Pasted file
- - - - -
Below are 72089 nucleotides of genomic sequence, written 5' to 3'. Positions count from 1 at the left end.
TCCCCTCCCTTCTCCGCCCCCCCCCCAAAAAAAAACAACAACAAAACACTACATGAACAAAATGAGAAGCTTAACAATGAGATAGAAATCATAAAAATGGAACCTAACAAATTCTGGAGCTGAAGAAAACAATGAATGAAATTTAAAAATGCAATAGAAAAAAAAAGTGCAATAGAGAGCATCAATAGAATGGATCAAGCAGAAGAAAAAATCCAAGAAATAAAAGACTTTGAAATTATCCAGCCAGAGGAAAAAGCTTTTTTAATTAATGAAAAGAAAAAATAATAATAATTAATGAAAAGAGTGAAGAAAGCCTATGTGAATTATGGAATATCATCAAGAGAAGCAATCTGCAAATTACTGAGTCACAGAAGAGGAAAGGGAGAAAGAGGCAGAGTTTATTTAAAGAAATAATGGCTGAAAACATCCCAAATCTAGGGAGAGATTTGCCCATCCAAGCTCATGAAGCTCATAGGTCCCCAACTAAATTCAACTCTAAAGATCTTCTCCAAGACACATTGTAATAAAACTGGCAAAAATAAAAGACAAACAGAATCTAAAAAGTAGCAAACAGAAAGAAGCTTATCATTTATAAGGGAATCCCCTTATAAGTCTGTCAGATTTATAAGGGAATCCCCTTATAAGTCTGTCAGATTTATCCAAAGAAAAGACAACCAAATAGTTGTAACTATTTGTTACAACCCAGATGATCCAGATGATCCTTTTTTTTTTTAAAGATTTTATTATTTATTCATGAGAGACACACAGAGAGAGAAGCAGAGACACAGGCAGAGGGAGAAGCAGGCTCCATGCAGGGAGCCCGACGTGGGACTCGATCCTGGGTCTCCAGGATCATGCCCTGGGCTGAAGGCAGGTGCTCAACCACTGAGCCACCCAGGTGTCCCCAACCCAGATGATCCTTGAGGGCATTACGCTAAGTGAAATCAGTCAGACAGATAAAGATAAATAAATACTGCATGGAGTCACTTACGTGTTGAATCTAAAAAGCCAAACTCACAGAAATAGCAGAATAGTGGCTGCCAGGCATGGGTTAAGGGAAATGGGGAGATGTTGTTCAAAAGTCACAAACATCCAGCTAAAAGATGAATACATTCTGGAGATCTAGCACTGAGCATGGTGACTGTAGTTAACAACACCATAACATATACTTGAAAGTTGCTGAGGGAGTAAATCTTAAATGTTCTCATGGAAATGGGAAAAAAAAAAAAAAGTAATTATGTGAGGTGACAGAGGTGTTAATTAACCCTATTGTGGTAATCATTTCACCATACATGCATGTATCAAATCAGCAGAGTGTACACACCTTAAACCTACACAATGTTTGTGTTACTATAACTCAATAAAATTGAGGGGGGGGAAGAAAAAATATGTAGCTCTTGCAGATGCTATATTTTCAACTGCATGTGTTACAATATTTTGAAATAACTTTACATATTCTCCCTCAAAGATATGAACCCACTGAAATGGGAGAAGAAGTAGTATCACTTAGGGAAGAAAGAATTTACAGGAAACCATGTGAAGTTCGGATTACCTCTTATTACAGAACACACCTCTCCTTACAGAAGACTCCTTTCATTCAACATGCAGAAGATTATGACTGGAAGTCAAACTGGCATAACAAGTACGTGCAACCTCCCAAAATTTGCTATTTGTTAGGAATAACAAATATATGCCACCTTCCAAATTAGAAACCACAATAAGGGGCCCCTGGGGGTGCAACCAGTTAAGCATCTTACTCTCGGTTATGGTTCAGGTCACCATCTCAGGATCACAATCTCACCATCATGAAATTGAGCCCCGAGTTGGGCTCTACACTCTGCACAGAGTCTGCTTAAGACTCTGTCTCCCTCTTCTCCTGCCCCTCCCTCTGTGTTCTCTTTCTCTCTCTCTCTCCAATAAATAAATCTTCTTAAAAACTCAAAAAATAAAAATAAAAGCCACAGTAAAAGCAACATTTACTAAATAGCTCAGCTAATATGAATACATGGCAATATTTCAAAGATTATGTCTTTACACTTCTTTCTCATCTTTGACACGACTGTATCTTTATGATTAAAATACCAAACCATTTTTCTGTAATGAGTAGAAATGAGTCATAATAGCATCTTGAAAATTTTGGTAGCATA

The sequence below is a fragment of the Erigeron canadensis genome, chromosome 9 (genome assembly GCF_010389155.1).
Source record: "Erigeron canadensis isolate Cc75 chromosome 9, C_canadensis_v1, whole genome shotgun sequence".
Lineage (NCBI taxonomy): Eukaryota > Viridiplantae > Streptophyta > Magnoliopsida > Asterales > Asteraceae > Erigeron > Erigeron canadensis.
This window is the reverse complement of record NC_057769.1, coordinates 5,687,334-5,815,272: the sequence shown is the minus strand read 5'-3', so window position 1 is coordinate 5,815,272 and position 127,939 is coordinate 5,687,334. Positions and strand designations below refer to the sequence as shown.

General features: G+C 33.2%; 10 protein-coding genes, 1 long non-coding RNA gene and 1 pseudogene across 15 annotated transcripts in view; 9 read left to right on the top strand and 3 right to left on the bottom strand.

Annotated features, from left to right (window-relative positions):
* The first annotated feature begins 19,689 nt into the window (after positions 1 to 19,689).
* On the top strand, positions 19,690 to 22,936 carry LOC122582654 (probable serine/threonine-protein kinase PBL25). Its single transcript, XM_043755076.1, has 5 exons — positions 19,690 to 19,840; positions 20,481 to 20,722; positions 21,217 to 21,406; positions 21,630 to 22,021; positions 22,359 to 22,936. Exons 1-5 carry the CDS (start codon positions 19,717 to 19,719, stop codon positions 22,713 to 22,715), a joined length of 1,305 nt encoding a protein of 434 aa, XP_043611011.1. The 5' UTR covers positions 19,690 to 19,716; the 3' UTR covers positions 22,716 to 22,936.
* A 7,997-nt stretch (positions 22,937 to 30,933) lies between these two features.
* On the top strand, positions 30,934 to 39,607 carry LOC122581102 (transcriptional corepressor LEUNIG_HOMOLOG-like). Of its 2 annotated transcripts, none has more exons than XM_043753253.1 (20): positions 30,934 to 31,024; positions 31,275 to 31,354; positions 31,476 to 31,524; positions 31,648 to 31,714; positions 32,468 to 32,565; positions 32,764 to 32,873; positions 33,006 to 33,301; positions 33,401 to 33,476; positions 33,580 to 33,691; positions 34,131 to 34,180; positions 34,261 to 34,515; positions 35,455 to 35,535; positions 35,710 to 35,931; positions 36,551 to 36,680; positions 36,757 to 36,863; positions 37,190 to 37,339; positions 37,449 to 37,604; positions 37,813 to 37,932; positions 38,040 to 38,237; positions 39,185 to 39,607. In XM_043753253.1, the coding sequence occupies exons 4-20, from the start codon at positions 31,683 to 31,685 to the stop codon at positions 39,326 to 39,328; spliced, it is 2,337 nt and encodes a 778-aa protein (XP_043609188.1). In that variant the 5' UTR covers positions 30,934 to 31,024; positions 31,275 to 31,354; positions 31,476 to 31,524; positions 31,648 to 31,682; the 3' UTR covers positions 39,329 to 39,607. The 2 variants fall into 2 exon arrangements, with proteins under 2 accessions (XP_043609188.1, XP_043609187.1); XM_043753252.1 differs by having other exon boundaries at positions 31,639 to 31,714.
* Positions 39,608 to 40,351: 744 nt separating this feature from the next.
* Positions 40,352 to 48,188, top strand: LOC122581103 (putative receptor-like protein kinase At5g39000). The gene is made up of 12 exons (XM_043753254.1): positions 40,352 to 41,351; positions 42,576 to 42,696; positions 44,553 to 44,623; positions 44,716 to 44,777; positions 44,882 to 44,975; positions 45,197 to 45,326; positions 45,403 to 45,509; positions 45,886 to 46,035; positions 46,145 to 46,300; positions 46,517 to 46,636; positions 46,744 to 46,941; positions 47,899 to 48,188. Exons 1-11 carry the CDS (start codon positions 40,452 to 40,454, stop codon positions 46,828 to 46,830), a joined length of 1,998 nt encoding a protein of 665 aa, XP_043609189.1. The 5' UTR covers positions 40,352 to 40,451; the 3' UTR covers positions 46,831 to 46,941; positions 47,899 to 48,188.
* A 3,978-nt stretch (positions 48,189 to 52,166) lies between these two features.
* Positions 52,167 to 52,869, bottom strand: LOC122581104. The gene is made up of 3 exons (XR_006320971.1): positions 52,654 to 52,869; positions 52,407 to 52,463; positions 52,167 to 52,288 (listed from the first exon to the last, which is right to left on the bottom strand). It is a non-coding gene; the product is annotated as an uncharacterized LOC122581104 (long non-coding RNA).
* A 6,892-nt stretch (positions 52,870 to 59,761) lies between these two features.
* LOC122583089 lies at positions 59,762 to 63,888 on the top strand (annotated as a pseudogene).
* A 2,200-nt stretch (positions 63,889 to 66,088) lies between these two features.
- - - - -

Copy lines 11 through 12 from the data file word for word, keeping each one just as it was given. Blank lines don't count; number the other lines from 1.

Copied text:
* A 7,997-nt stretch (positions 22,937 to 30,933) lies between these two features.
* On the top strand, positions 30,934 to 39,607 carry LOC122581102 (transcriptional corepressor LEUNIG_HOMOLOG-like). Of its 2 annotated transcripts, none has more exons than XM_043753253.1 (20): positions 30,934 to 31,024; positions 31,275 to 31,354; positions 31,476 to 31,524; positions 31,648 to 31,714; positions 32,468 to 32,565; positions 32,764 to 32,873; positions 33,006 to 33,301; positions 33,401 to 33,476; positions 33,580 to 33,691; positions 34,131 to 34,180; positions 34,261 to 34,515; positions 35,455 to 35,535; positions 35,710 to 35,931; positions 36,551 to 36,680; positions 36,757 to 36,863; positions 37,190 to 37,339; positions 37,449 to 37,604; positions 37,813 to 37,932; positions 38,040 to 38,237; positions 39,185 to 39,607. In XM_043753253.1, the coding sequence occupies exons 4-20, from the start codon at positions 31,683 to 31,685 to the stop codon at positions 39,326 to 39,328; spliced, it is 2,337 nt and encodes a 778-aa protein (XP_043609188.1). In that variant the 5' UTR covers positions 30,934 to 31,024; positions 31,275 to 31,354; positions 31,476 to 31,524; positions 31,648 to 31,682; the 3' UTR covers positions 39,329 to 39,607. The 2 variants fall into 2 exon arrangements, with proteins under 2 accessions (XP_043609188.1, XP_043609187.1); XM_043753252.1 differs by having other exon boundaries at positions 31,639 to 31,714.